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Romney: I Was For The Bailout Before I Was Against It

Secretary Paulson’s TARP prevented a systemic collapse of the national financial system. Secretary Geithner’s TARP became an opaque, heavy-handed, expensive slush fund. It should be shut down. ~Mitt Romney

Via Chris Dierkes

This is the same line that Thune uses now. This is a ridiculous position to take. One can either recognize that the original TARP was always potentially an opaque slush fund to be used for whatever purpose the executive branch wanted, and it was therefore an outrageous measure that ought to have been defeated, or one can accept the abuses of the TARP that inevitably followed from the absurd way it was designed. Even though the TARP was unnecessary and misguided, Thune and Romney want to get credit for supporting something they claim saved the day, but they don’t want to pay the political price for supporting something that has become play money for whatever strikes the administration’s fancy. Romney supported and Thune voted for a measure that made possible the slush fund they denounce.

Supporters of a policy or piece of legislation do not get to receive credit for the supposed benefits and avoid blame for the negative consequences. Thune and Romney supported a corrupt, unconstitutional giveaway of public funds to be used in an unaccountable way for arbitrary purposes. Lack of accountability and arbitrariness were built into the measure from the beginning. The problem of the original “troubled assets” for which the funds were intended has never been solved, and the TARP funds have never been used for the purpose for which they were appropriated. Naturally, Romney would like to have it both ways, but his distinction between Paulson’s TARP and Geithner’s TARP is specious and meaningless.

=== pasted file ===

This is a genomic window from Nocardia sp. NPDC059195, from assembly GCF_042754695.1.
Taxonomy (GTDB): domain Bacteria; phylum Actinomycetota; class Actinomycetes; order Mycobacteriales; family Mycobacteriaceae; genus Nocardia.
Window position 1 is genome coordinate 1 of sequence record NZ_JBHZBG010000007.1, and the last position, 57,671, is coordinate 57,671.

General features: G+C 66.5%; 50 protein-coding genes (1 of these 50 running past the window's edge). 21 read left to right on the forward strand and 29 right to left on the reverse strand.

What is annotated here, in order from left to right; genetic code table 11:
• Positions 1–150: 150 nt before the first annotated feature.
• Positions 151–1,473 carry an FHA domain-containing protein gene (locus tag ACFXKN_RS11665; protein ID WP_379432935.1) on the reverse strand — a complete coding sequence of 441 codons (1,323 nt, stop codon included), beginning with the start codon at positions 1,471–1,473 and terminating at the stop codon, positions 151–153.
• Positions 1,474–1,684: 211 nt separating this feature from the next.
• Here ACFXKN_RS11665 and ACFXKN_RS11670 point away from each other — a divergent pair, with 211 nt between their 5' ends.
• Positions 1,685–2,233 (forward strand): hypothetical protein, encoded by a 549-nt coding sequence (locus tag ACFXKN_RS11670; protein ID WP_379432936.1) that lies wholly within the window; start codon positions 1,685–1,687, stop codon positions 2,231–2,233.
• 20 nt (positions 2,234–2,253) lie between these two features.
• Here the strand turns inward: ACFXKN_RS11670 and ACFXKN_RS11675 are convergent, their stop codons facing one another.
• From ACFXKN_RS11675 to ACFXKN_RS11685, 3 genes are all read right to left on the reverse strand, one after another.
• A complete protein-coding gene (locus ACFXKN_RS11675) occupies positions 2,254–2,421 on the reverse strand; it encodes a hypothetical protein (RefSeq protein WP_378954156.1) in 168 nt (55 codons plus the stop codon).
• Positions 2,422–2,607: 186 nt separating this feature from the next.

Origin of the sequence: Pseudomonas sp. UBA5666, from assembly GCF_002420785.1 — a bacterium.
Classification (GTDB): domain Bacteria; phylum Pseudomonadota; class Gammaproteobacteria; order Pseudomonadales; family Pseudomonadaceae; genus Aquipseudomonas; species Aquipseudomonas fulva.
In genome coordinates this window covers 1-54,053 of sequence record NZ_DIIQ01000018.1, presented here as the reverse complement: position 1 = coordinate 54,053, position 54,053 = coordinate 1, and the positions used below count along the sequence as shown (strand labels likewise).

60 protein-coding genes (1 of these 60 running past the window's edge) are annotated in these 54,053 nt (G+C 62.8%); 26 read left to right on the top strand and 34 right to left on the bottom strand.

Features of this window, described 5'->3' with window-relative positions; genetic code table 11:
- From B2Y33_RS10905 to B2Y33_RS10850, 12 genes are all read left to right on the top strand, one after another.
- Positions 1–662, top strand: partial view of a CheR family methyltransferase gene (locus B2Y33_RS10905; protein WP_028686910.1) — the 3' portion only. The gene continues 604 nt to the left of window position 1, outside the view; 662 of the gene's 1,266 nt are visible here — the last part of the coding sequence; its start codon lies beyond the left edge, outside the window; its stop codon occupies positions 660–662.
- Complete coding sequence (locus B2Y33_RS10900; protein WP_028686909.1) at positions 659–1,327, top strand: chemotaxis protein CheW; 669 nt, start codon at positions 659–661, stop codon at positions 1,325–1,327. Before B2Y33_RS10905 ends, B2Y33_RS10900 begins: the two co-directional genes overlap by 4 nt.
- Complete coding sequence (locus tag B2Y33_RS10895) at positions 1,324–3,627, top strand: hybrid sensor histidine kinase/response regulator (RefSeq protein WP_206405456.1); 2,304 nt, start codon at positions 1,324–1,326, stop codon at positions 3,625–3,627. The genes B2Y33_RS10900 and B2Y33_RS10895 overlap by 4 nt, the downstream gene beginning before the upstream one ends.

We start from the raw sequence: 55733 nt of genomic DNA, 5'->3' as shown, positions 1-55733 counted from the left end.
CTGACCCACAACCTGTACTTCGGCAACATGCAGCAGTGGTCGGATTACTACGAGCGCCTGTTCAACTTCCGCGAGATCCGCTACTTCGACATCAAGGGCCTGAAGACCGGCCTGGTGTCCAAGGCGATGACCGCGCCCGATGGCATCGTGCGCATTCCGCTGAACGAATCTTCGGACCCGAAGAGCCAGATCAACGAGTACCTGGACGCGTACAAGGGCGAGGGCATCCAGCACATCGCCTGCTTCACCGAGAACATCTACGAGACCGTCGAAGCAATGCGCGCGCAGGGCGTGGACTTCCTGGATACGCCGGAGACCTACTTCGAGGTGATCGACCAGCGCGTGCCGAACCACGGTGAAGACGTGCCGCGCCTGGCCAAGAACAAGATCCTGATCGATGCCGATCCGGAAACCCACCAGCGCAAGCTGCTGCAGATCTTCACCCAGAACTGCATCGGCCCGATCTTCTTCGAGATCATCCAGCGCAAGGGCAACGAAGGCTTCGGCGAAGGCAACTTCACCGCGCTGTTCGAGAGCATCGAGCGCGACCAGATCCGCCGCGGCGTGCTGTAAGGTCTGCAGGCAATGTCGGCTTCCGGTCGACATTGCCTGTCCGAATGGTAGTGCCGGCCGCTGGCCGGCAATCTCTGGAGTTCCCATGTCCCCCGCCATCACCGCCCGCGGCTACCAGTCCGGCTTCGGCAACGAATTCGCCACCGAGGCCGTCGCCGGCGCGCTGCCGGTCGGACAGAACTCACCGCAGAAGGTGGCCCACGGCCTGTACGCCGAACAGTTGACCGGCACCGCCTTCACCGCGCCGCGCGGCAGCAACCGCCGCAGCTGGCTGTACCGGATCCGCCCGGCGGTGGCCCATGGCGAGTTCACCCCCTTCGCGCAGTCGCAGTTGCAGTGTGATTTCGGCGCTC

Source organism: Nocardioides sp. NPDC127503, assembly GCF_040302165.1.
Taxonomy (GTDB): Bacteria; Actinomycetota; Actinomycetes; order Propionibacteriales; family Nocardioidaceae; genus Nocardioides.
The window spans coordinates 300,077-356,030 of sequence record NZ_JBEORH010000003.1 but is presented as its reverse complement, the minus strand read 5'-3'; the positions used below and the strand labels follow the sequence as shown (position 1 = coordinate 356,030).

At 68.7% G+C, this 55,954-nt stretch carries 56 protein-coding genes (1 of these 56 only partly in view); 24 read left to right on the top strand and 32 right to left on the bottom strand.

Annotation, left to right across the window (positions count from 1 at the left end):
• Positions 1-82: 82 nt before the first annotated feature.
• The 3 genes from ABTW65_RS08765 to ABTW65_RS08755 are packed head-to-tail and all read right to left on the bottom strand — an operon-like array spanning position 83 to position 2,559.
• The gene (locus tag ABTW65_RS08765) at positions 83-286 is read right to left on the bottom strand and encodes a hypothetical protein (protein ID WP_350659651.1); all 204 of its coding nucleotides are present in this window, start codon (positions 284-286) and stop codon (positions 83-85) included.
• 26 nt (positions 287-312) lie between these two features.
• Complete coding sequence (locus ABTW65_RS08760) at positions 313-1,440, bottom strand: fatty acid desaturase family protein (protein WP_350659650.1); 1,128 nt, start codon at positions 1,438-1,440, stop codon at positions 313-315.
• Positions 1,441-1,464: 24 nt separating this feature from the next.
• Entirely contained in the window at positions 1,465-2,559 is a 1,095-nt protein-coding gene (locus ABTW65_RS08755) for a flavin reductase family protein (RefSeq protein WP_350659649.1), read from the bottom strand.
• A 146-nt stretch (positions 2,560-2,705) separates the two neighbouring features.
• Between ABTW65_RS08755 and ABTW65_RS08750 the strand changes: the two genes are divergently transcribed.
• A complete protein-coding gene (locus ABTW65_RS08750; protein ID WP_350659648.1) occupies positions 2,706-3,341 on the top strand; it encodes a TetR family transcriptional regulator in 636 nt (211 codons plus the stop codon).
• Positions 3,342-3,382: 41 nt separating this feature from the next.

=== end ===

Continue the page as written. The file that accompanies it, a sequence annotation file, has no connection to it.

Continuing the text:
about the author

Daniel Larison is a senior editor at TAC, where he also keeps a solo blog. He has been published in the New York Times Book Review, Dallas Morning News, World Politics Review, Politico Magazine, Orthodox Life, Front Porch Republic, The American Scene, and Culture11, and was a columnist for The Week. He holds a PhD in history from the University of Chicago, and resides in Lancaster, PA. Follow him on Twitter.

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